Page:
Yuan Becomes World's Fifth Reserve Currency, Can Bitcoin Be Sixth?

On 1st October 2016, the Chinese Yuan became the world's 5th reserve currency. What does it take to become one and can Bitcoin get there?

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Yuan Becomes World's Fifth Reserve Currency, Can Bitcoin Be Sixth?

On 1st October 2016, the Chinese Yuan became the world's 5th reserve currency. What does it take to become one and can Bitcoin get there?

What are reserve currencies?

The term reserve currencies today denotes currencies which form part of the International Monetary Fund's SDR (Special Drawing Rights) basket. SDR was created by the IMF in 1969 as a reserve asset, as there was a shortage of existing reserve assets (gold and the US Dollar) to support the expansion of world trade.

The currencies which form part of the SDR basket are the US Dollar, Euro, Japanese Yen, Pound Sterling and from 1-Oct, Chinese Yuan. The US Dollar will continue to constitute the major currency in the SDR basket, with a weight of 47%.

How did the Chinese yuan become a reserve currency?

The composition of the SDR is reviewed by the IMF every five years. The SDR's constitution (currencies and respective weights) is broadly expected to reflect the relative importance of currencies in the world's trading and financial systems.

If the IMF determines that a currency is freely usable (widely used for payments in international transactions and widely traded in the principal exchange markets), it may decide to add that currency to the SDR basket.

The benchmarks used to measure this include use of a currency in reserves of other countries, currency trading volumes, debt denominated in that currency, etc. With China's increasing importance to the global economy and the increasing number of Yuan-denominated transactions, it was decided to add Yuan to the SDR basket after the last review in November 2015.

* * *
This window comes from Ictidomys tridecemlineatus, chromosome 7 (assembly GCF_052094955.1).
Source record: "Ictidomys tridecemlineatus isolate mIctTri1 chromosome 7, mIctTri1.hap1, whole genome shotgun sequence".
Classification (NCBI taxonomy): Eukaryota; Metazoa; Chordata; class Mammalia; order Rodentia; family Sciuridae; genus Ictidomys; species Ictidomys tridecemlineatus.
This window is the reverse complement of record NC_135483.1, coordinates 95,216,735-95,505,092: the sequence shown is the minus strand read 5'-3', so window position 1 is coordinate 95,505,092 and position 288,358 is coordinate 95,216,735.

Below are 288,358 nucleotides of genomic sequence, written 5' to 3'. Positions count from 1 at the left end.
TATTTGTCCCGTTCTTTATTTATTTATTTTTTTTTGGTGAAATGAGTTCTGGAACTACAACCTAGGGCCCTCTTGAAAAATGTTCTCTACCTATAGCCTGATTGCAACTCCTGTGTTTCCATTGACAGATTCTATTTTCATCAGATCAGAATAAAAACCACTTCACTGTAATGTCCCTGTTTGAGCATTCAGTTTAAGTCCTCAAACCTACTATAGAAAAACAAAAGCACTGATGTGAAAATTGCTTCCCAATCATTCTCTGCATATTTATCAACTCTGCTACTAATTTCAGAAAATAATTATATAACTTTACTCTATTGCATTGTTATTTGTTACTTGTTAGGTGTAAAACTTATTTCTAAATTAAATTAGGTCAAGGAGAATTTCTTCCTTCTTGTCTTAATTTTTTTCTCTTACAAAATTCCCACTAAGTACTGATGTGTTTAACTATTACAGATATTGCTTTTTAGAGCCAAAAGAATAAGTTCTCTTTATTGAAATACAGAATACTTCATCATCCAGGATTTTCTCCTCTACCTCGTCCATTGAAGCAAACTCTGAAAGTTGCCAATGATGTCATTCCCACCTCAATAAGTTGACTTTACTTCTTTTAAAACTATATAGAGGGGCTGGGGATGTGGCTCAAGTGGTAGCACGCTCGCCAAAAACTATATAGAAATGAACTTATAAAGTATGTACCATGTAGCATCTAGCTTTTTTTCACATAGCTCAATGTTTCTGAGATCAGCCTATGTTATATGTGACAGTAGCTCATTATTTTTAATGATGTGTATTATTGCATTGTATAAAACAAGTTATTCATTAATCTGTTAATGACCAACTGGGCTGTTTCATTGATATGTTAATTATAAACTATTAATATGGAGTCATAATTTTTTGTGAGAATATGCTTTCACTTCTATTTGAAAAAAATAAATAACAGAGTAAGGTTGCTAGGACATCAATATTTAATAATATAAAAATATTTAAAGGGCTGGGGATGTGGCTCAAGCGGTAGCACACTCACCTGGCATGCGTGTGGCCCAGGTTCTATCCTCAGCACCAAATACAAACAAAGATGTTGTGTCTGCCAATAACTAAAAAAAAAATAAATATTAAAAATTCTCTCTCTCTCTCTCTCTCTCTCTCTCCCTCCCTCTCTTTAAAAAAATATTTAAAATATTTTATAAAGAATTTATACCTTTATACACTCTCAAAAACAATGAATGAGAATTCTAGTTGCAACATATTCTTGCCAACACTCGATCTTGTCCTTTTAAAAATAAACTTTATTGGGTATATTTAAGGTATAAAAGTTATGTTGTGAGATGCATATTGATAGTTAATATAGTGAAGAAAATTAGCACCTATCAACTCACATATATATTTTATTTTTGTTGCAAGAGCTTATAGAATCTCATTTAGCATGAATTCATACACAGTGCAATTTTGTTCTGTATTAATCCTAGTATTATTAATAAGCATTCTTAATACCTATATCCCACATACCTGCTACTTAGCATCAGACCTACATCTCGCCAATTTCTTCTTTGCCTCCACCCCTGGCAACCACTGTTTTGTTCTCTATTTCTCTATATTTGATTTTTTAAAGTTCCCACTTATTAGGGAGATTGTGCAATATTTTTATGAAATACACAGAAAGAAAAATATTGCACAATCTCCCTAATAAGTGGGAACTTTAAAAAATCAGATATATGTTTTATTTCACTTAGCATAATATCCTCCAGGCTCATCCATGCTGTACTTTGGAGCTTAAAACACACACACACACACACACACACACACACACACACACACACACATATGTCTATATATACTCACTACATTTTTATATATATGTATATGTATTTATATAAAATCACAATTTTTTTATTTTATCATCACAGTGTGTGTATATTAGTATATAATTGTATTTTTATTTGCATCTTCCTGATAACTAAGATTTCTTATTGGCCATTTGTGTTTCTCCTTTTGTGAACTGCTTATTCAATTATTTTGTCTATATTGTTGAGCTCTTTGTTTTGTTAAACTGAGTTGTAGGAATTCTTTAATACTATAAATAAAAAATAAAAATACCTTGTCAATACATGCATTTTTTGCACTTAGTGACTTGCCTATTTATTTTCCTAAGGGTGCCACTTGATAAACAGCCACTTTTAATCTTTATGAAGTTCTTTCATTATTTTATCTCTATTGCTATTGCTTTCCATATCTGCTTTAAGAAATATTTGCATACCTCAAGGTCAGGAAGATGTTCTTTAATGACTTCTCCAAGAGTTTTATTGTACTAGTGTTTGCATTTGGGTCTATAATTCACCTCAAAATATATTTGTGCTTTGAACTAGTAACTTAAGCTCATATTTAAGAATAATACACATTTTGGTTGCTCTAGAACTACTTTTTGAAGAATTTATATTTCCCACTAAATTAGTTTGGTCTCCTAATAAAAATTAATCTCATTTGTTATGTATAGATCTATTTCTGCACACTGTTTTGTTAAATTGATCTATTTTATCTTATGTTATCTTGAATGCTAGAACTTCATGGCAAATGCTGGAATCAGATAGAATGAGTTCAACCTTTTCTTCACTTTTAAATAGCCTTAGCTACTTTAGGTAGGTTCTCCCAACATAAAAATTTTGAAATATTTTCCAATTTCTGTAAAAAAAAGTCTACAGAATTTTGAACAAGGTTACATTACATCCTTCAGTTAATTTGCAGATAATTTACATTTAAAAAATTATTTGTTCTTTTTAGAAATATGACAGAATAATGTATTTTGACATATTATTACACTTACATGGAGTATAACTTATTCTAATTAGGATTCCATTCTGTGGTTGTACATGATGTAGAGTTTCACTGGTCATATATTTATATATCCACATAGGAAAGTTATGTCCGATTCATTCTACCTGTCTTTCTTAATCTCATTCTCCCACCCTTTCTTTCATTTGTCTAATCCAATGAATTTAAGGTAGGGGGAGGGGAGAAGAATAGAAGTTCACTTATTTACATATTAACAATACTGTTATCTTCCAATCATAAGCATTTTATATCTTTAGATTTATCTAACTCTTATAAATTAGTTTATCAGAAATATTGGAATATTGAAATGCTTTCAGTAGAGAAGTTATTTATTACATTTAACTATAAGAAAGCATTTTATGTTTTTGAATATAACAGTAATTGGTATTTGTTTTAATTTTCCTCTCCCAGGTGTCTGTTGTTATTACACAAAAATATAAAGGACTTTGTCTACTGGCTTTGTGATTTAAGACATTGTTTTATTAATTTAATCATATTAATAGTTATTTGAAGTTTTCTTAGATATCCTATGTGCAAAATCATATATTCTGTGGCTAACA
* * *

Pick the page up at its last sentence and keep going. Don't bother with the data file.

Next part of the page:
Does Bitcoin have a chance?

While Bitcoin may become the unofficial reserve currency (favourite safe haven asset) of people worldwide, it is unlikely to become a part of the IMF's SDR. Even if Bitcoin-denominated transactions pick up across the world, major global economies fill find it difficult to support its inclusion.

The IMF is, after all, a global body controlled by its members – governments of different countries. The fixed number (21 million) of bitcoins that can be issued is also a disadvantage – the IMF will want a currency whose supply can mimic the global growth in trading volume. This is one reason why other currencies were added to the SDR basket, apart from the US dollar.

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